ANALYSIS OF ESSAY XXXVII. I. Masques and triumphs are mere trifles, but yet when done,

let them be done well. II. Rules of masques :

1. Let the dancing and acting be accompanied by music in

parts, but not be arranged in too complicated figures. 2. Let there be change of scenes, with plenty of light, and

varied colours. But rich embroidery is not showy

enough. 3. Let the dresses of the masquers be becoming. 4. Let the anti-masques be short, with figures quaint, but

not hideous. 5. Perfumes and double-masques are good; but above all

the room must be clear and neat. III. Triumphs:

1. They consist chiefly of justs, tourneys, and barriers.
2. Their interest is not in the fights, but in their gorgeous-



enlarged 1625.) NATURE is often hidden, sometimes overcome, seldom extinguished. Force maketh Nature more violent in the return;1 doctrine and discourse 2 maketh Nature less importune ;8 but custom only doth alter and subdue Nature. 4

He that seeketh victory over his Nature, let him not set himself too great nor too small tasks; for the first will make him dejected by often failings, and the second will make him a small proceeder, though by often prevailings. And at the first, let him practise with helps, as swimmers do with bladders, or rushes; but, after a time, let him practise with disadvantages, as dancers do with thick shoes; for it breeds great perfection, if the practice be harder than the use.

Where Nature is mighty, and therefore the victory hard, the degrees had need be, first to stay and arrest Nature in time; like to him that would say over the four-andtwenty letters when he was angry; then to go less in quantity (as if one should, in forbearing wine, come from drinking healths to a draught at a meal); and lastly, to discontinue altogether: but if a man have the fortitude and resolution to enfranchise himself at once, that is the best:

Optimus ille animi vindex lædentia pectus
Vincula qui rupit, dedoluitque semel.' 5

Neither is the ancient rule amiss, to bend Nature as a wand to a contrary extreme, whereby to set it right; understanding it where the contrary extreme is no vice.

Let not a man force a habit upon himself with a perpetual continuance, but with some intermission: for both the pause reinforceth the new onset; and if a man that is not perfect be ever 6 in practice, he shall as well practise his errors as his abilities, and induce one habit of both; and there is no means to help this but by seasonable intermissions.

But let not a man trust his victory over his Nature too far; for Nature will lay? buried a great time, and yet revive upon the occasion, or temptation ; like as it was with Æsop's damsel, turned from a cat to a woman, who sat very demurely at the board's end till a mouse ran before her. Therefore, let a man either avoid the occasion altogether, or put himself often to it, that he may be little moved with it.

A man's Nature is best perceived in privateness, for there is no affectation; in passion, for that putteth a man

out of his precepts; and in a new case or experiment, for there custom leaveth him.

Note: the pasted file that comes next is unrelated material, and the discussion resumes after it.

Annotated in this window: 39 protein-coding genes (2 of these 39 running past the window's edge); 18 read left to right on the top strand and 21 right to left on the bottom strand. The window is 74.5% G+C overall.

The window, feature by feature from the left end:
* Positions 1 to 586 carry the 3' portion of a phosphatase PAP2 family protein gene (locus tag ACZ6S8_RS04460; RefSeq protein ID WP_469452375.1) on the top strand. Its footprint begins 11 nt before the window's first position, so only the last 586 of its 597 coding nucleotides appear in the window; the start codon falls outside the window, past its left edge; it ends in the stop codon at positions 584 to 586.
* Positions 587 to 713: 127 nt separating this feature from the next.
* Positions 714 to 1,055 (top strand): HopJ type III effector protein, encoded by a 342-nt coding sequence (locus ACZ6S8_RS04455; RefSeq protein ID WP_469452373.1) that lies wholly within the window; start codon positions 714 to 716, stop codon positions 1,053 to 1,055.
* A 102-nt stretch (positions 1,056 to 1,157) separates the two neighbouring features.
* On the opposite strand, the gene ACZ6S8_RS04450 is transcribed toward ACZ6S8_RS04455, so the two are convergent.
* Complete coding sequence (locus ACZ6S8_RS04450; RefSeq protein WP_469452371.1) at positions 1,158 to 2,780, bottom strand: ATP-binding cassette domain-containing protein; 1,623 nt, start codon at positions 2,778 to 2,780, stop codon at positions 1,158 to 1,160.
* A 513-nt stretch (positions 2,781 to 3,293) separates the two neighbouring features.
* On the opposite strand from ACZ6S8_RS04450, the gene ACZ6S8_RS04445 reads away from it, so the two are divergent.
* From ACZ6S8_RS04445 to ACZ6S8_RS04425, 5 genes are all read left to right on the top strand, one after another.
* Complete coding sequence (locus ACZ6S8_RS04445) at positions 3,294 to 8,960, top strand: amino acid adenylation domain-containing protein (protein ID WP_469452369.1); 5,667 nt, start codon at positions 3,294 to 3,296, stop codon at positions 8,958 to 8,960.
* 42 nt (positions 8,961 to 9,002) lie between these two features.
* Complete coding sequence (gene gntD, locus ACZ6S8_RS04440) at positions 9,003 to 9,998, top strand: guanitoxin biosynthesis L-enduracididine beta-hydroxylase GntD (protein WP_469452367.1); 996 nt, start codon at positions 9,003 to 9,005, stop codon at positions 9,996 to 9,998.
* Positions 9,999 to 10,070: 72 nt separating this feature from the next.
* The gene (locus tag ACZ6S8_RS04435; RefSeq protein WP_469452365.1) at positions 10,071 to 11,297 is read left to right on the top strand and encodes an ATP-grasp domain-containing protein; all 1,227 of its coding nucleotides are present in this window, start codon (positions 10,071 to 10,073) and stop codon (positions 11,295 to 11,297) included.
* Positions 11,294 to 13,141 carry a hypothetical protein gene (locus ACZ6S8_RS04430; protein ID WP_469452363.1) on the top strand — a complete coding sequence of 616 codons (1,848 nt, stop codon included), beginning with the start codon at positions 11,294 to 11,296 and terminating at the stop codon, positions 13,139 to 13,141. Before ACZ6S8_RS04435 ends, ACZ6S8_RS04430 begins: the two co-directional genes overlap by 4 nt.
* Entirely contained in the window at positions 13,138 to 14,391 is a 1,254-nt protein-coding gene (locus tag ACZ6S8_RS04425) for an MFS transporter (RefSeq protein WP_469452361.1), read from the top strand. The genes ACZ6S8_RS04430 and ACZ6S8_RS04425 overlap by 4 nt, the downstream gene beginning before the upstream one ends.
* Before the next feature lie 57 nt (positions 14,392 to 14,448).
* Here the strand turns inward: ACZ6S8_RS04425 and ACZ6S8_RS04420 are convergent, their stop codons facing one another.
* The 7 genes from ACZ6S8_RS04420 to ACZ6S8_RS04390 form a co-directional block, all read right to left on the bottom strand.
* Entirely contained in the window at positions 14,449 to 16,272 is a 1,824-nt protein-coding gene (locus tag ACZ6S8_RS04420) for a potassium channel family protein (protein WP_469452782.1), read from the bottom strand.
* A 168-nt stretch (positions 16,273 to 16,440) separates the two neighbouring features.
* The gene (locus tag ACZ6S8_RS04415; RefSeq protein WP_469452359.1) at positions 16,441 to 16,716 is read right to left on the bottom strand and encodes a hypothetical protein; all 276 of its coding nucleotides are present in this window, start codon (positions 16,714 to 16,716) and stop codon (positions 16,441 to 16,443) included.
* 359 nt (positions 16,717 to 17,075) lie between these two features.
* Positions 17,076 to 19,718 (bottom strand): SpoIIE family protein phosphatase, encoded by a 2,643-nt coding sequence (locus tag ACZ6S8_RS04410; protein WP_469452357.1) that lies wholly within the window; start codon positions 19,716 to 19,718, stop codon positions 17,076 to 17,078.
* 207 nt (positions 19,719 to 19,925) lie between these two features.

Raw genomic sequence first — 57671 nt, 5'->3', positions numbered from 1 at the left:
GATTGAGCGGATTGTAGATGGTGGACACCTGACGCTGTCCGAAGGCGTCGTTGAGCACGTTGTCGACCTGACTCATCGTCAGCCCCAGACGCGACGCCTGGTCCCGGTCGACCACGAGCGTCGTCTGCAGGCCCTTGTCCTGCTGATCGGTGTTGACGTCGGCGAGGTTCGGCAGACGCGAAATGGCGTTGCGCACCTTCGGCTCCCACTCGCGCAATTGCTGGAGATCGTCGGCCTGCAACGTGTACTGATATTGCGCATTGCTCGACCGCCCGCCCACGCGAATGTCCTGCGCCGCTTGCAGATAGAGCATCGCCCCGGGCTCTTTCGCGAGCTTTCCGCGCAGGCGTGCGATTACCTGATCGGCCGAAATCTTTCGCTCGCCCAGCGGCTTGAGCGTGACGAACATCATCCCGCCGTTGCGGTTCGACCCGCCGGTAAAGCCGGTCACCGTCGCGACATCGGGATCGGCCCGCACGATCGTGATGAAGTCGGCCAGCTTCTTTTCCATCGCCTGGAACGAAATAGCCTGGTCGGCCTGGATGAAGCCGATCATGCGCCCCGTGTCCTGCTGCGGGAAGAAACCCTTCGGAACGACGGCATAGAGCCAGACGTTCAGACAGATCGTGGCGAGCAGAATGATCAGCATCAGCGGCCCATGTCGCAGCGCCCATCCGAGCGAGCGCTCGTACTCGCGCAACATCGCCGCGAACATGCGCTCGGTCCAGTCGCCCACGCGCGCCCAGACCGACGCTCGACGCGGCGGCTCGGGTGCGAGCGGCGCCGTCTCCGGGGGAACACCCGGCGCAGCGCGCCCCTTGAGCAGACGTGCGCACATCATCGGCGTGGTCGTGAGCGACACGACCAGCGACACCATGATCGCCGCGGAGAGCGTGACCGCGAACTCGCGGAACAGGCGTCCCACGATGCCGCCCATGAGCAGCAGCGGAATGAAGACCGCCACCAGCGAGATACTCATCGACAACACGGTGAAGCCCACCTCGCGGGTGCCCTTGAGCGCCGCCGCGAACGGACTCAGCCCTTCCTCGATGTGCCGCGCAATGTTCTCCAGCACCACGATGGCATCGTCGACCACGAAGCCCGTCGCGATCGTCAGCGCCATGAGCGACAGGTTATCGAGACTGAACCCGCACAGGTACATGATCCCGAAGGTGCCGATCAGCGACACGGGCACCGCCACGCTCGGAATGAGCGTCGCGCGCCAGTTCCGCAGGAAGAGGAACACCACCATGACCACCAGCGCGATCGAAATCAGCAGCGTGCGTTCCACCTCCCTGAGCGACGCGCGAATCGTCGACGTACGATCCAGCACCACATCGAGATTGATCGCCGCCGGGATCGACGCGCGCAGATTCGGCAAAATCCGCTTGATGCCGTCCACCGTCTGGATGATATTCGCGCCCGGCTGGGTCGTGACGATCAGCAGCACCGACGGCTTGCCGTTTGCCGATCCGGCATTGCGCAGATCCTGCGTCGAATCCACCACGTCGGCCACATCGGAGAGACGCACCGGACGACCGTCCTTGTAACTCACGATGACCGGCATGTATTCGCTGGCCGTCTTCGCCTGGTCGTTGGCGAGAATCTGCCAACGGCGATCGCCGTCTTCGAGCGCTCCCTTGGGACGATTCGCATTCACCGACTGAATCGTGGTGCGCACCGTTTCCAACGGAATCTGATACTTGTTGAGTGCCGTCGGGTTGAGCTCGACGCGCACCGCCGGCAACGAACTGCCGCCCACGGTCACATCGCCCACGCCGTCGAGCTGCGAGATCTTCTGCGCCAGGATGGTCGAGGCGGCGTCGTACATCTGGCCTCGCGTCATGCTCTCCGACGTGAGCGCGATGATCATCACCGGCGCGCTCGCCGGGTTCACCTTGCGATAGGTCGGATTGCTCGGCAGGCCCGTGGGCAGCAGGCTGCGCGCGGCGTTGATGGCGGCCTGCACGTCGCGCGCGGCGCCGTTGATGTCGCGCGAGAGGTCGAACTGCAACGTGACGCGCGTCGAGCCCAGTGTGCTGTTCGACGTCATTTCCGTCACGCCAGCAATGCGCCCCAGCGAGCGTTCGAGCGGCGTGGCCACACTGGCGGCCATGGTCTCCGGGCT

They are happy 8 men whose Natures sort 9 with their vocations; otherwise they may say, ' Multum incola fuit anima mea,

10 when they converse 11 in those things they do not affect.12 In studies, whatsoever a man commandeth upon himself,13 let him set hours for it; but whatsoever is agreeable to his Nature, let him take no care for any set times; for his thoughts will fly to it of themselves, so as the spaces of other business or studies will suffice.

A man's Nature runs either to herbs or weeds ; 14 therefore let him seasonably water the one, and destroy the other.


1. Coercive and restrictive manners in education often induce a

violent reaction afterwards.

This principle is often exemplified in moral training ; the lives of some young people are so encircled with a multitude of indiscreet prohibitions, and so severely ruled by overzealous authority, as not only to enfeeble them, but even to make them, as a matter of course, long for the time to come when the irksome prohibitions will be removed, and the harsh authority taken away. Young people so brought up, often, as soon as they are liberated from leading-strings, rush into violent excesses. Healthy moral life must be free, and cannot be forced : compulsion first enervates, and then destroys it.

The growth of many vices in the character, as drunkenness, scepticism, etc., may be traced, at least partly, to an indiscreet neglect of this truth. St Paul says (Rom. vii, 7): 'I had not known sin but by the law. For I had not known lust except the law had said, Thou shalt not covet.' A young student, home for his first holiday, being asked whether many of his fellow-students smoked, replied at once, 'O dear, no: it's allowed !' The practice, good or bad, had lost the charm of disobedience.

doctrine and discourse'-discipline and reasonable treatment. 3. 'importune'-importunate. See note 43, Essay IX. 4. As we say, 'Habit is second nature.' The object of education

is the formation of desirable habits, whether of demeanour, or of mind, or of practice. No one is well behaved whose